Officials in statehouses around the country are taking a long look at a growing trend to track drivers’ movements through automated license plate scanners. Efforts drawing attention in more than one dozen states would place guidelines on the technology’s use by law enforcement.
Cameras that capture the date, time and location as scanned vehicles pass are used in some capacity in 40 states, according to the American Civil Liberties Union. Retention periods of data for innocent truckers and motorists range from a couple of days to as long as a decade.
New Hampshire, with the motto of “Live Free or Die,” is the only state to forbid the use of license plate readers, or LPRs.
House lawmakers there voted to make sure that doesn’t change. They killed a bill that sought to allow law enforcement agencies to use the scanners to collect plate numbers and run them through databases of crimes and individuals. Acceptable uses of LPRs would have included commercial trucking violations.
Data from plates that aren’t included on any lists would have been required to be purged after three minutes.
Rep. Neal Kurk, R-Weare, said the bill was killed because of privacy concerns. He said lawmakers were concerned that police chiefs would soon return asking for an extension in the amount of time data could be kept.
“Everyone saw this bill as the camel’s nose under the tent,” Kurk told “Land Line Now.”
Critics across the country are calling for more regulation of the technology. They want lawmakers to approve requirements to delete data collected from LPRs of innocent drivers after a reasonable period of time.
Such limits could affect an Oregon truck enforcement program. The state Department of Transportation is getting ready to launch a program on Highway 99 West’s traffic lanes near Junction City.
A so-called “virtual weigh station” will soon rely on LPRs to snap photos of trucks passing through the area in Lane County.
An effort underway at the Oregon statehouse would set guidelines on law enforcement’s use of the technology.
ACLU Oregon cites retention periods like Clackamas County where images of innocent drivers can be kept for 10 years.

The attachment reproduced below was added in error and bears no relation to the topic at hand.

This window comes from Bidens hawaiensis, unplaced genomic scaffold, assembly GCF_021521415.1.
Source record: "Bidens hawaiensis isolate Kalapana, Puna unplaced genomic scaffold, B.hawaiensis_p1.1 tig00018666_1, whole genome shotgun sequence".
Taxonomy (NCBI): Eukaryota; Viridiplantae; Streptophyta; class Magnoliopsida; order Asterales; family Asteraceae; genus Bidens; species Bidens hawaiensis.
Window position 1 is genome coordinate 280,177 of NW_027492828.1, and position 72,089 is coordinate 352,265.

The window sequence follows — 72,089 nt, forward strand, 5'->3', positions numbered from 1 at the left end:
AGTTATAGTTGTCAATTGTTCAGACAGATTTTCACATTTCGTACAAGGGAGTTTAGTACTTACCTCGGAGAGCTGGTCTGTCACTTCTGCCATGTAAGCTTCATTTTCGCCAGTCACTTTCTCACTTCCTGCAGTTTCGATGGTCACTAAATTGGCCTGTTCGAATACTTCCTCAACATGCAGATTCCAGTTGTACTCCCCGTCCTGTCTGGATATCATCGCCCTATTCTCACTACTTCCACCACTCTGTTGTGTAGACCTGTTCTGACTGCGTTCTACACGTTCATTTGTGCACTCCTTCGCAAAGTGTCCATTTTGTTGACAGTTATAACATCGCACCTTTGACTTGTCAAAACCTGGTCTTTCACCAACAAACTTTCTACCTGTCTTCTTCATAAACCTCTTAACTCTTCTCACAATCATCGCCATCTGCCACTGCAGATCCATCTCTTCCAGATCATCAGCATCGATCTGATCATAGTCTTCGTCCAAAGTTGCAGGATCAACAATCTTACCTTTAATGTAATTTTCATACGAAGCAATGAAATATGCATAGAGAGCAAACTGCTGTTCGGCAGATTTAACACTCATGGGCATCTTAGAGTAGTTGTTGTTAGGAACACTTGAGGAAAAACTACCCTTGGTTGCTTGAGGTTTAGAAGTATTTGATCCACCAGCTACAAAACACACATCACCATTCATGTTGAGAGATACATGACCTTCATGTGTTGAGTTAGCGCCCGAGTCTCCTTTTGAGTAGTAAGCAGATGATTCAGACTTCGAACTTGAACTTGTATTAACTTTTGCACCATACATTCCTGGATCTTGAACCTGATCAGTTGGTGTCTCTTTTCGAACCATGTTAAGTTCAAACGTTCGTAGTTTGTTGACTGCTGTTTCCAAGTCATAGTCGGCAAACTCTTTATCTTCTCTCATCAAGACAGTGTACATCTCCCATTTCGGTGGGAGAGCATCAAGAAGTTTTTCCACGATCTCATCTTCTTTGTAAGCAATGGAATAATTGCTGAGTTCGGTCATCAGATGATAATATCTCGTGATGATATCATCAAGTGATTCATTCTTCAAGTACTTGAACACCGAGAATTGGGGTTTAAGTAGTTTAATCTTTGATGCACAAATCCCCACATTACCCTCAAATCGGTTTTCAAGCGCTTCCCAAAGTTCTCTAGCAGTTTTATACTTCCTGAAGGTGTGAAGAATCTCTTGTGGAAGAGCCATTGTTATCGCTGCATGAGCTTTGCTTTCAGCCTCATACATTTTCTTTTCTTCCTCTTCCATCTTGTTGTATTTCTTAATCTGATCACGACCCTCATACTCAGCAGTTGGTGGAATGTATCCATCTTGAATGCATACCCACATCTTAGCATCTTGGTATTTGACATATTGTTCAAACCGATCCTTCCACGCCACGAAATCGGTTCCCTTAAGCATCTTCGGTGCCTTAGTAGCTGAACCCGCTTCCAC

In addition to enforcing parking and traffic violations and investigating crime, the group is advocating a rule that would permit law enforcement to use the technology to regulate motor carriers and collect tolls.
Officials could keep the data of innocent people for up to 14 days.
Rep. Jennifer Williamson, D-Portland, told a Senate interim panel that although the technology is used to keep people safe it’s time to take action on the issue.
“We’re at a pivotal time in our nation’s history with the challenges that technology presents to some of our core constitutional principles,” Williamson testified. “The question is what kind of threat to our individual liberty does mass data collection bring? Is it worth it?”
Other states addressing the use of LPRs include:
California – a bill would require agencies to get a court order to gain access to license plate data of targeted drivers more than five years old. Sharing or selling information of innocent drivers would also be prohibited.
Florida – a bill would put in place a statewide policy on the use of LPRs. Information couldn’t be made available to open records.
Indiana – a bill would require data of innocent drivers to be deleted within 24 hours.
Maryland – a bill would require data of innocent drivers to be deleted after 30 days.
Massachusetts – a bill would require records of innocent drivers to be deleted after 48 hours.
Michigan – a bill would mandate that license plate records of innocent drivers must be deleted from data systems within 48 hours after they were collected. The technology would be authorized to aid with enforcing commercial trucking rules.
Missouri – a bill would require all irrelevant data to be purged after 30 days.
Tennessee – a bill would limit data storage of innocent drivers to two years.
Virginia – a bill would require law enforcement to immediately delete license plate information if it’s not linked to a criminal or terrorism investigation.
Washington – a bill would authorize data of innocent drivers to be kept for 21 days. Permitted reasons to collect data would include truck enforcement.
Wisconsin – an effort underway would allow police to use cameras only during a crime investigation. All data would be required to be destroyed within 48 hours unless the information is needed for criminal investigations. In addition, stored information couldn’t be shared with non-governmental entities.
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